Today, the U.S. Department of Labor released the consumer price index (CPI) for November, and inflation hit a 39-year high. Wall Street analysts and economists had generally expected to show the highest inflation in almost four decades, reports CNBC. Experts wagered the CPI would rise by about 0.7% in November 2021 (the reported figure was 6.8%), or 6.7% in total over the past year. That year-over-year rise almost matches the CPI increase in June 1982, which topped out at 7% YOY.
What exactly is the CPI? The consumer price index tracks dozens of goods that consumers regularly purchase, from gas to food to pet supplies, and the changes in those prices over time show the inflation that has occurred. Due to this inflation, we, of course, are paying more for certain goods than we used to in the past. In other words, the CPI tracks the inflation of the prices of goods, which reveals how far less your dollar goes now than it used to.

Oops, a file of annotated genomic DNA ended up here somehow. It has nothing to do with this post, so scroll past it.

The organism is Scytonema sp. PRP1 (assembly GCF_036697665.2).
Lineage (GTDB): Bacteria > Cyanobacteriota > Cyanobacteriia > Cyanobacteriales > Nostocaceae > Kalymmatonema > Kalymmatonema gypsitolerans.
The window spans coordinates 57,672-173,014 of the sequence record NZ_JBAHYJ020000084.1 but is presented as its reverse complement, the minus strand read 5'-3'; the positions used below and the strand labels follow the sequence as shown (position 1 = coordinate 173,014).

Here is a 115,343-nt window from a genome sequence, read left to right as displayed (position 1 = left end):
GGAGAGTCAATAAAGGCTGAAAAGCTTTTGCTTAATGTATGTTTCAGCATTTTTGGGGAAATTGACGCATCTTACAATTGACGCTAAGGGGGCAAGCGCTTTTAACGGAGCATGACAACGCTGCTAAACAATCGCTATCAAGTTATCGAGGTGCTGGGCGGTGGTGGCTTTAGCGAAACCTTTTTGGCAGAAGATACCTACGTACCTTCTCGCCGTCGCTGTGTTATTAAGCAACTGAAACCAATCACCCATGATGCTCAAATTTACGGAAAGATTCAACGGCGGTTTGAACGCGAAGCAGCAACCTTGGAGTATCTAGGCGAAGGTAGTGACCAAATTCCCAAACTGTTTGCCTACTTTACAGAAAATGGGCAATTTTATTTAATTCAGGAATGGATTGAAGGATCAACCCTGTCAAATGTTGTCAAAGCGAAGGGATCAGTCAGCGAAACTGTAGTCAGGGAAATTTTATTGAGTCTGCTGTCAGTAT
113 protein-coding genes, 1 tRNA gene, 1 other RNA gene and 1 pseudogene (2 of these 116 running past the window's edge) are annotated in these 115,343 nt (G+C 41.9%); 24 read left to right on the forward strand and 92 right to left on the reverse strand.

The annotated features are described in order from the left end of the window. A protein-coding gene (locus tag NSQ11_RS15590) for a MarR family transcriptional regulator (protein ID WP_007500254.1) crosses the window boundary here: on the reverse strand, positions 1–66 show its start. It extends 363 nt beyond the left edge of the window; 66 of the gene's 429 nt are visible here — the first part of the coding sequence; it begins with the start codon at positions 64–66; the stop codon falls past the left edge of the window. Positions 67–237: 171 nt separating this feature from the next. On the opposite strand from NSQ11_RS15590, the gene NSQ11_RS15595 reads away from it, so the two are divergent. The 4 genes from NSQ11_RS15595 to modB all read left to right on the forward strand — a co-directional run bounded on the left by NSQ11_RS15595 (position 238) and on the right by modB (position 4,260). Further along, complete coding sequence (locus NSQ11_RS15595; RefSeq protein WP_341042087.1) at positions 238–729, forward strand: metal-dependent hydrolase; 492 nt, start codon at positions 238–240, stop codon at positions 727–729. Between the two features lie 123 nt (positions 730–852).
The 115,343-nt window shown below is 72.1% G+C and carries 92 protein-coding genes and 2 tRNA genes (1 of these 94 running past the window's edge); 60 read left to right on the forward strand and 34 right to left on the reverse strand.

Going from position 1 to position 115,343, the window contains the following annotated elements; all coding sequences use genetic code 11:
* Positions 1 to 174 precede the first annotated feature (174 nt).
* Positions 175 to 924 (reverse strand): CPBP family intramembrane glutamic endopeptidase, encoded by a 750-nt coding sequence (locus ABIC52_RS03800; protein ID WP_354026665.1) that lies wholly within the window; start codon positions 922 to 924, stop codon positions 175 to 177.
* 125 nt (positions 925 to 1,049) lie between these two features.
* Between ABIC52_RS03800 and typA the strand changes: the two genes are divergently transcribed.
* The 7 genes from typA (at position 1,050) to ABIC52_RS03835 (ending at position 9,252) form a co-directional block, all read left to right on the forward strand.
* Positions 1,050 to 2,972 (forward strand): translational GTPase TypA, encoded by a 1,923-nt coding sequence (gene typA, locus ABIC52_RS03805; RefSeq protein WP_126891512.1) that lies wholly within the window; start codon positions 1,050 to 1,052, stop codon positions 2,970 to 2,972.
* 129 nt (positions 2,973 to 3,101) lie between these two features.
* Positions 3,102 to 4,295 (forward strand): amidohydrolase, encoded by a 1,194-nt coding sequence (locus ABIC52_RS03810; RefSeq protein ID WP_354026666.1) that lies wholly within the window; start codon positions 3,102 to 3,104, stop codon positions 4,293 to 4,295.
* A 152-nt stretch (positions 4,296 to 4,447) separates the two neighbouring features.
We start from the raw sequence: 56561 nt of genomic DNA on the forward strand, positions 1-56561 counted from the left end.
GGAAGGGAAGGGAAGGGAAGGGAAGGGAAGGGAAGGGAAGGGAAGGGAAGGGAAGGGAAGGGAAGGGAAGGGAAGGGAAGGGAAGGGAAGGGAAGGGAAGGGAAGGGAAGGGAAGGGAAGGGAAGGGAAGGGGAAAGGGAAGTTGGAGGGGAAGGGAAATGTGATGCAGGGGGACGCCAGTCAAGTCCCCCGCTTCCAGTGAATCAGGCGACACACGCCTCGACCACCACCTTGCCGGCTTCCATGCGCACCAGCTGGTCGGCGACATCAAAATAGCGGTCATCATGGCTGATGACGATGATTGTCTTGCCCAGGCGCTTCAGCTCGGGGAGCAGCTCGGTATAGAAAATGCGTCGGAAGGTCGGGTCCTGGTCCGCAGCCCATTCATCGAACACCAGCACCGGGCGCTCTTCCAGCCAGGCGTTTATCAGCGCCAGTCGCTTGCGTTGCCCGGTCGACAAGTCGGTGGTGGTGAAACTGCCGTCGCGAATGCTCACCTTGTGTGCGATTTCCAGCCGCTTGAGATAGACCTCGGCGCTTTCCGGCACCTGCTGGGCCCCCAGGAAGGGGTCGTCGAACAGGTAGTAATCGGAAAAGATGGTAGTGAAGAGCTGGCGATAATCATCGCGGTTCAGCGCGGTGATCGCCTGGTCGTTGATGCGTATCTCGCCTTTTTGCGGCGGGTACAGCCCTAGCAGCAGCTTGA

But just how much less is your money today worth—in buying power—than in the past? There’s a nifty CPI Inflation Calculator by the U.S. Bureau of Labor Statistics that can quickly help you calculate your money’s relative buying power. Simply enter the amount of money you want to calculate, the month and year in the past you would have (theoretically or actually) spent the money, and the calculator will show you how much money you’d pay for the item in today’s dollars.
For example, say you paid $5,000 in cash for a select good in May 1989. The calculator reveals that in October 2021 you would have needed $11,170.80 to match the buying power of that $5,000 back in May ’89. That’s inflation for you, and it’s one of the reasons why goods get more expensive for most people over time, which can cause their real-world buying power to diminish if their wages don’t increase in line with the rate of inflation.
This story has been updated.